Burwell Pharmacy Black communities also relied on white-owned segregated pharmacies to provide prescription and over-the-counter medicines. In the early 1890s, Burwell opened the first Black-owned pharmacy in Selma, which was destroyed by a suspicious fire in 1897. Undeterred, Burwell reopened his business, but it too was destroyed by a suspicious fire in 1913. Burwell trained Black pharmacists at the drug store, and several opened their own pharmacies across Alabama. In 1900, Burwell was a founding member of the National Negro Business League. At their inaugural meeting in Boston, Massachusetts, Burwell delivered a presentation titled “The Negro as Druggist” in which he encouraged attendees to enter the medical field to benefit Black citizens and their health and not for monetary rewards. Burwell conducted research at his drug store that reflected broader trends in American pharmaceutical production, as pharmacists nationwide tried to create a greater variety of purer, more effective, and less expensive medicines. Burwell’s motto “Curare Cito” (Cure quickly) drove his pharmaceutical and medical research and practice.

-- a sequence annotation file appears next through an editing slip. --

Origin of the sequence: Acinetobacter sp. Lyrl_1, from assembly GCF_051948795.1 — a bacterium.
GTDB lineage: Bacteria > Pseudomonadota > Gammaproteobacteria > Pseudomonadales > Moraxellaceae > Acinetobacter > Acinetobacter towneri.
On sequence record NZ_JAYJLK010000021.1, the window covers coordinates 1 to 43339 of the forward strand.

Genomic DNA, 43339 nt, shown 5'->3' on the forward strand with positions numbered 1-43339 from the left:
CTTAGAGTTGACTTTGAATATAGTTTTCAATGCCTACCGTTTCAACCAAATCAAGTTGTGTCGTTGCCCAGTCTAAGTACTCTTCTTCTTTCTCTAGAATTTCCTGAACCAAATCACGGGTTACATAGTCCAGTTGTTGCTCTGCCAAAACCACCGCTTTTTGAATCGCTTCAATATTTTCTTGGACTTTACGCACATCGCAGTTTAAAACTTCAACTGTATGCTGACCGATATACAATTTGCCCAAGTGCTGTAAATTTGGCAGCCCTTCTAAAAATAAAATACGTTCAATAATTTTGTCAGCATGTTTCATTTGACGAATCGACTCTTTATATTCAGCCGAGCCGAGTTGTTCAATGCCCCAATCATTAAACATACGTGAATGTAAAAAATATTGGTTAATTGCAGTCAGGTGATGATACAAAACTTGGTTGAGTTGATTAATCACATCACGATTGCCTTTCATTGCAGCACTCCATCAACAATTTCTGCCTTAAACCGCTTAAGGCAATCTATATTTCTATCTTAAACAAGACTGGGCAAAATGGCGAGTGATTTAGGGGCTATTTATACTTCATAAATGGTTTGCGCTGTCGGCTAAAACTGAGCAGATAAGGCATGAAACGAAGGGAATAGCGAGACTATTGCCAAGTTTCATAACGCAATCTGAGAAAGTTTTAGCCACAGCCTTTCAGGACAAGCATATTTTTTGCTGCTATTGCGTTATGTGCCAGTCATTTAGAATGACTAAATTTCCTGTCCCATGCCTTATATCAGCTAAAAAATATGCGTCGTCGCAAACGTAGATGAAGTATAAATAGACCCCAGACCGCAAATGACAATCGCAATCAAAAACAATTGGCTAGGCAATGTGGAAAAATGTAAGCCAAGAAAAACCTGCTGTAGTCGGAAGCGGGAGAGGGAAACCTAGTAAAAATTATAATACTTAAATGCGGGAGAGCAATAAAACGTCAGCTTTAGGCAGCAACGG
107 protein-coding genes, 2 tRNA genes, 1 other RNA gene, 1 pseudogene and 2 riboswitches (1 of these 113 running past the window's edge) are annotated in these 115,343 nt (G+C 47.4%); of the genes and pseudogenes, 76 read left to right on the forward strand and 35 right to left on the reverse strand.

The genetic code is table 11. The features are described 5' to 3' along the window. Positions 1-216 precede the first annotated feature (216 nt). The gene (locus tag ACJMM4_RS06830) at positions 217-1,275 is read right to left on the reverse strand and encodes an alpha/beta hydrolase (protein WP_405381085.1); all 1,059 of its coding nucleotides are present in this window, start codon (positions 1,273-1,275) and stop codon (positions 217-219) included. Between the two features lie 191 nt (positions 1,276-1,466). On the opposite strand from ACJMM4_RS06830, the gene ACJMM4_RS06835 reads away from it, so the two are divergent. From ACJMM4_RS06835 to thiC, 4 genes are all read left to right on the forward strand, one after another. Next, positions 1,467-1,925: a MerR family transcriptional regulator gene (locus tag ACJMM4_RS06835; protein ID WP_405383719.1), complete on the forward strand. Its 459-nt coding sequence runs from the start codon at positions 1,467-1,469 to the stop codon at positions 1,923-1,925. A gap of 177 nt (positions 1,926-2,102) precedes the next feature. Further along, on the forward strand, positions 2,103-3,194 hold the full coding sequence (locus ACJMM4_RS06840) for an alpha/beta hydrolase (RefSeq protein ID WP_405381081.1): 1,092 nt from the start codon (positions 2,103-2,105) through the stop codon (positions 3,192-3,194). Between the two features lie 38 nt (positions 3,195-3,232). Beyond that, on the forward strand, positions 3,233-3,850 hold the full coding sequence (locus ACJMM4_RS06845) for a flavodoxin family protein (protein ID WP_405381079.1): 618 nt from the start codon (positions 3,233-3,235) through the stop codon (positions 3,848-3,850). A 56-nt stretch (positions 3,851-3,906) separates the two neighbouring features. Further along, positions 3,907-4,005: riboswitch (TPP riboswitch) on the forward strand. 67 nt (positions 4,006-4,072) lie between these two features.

Burwell’s drug store comprised just a part of his expanding Black professional class interests. He also purchased a large two-story building near the pharmacy on Franklin Street in downtown Selma, where he rented office space to other Black entrepreneurs. Burwell also bought, sold, and leased several plots of land and houses in Selma. By the early 1900s, Burwell had risen from rural poverty to become one of the wealthiest Black men in America.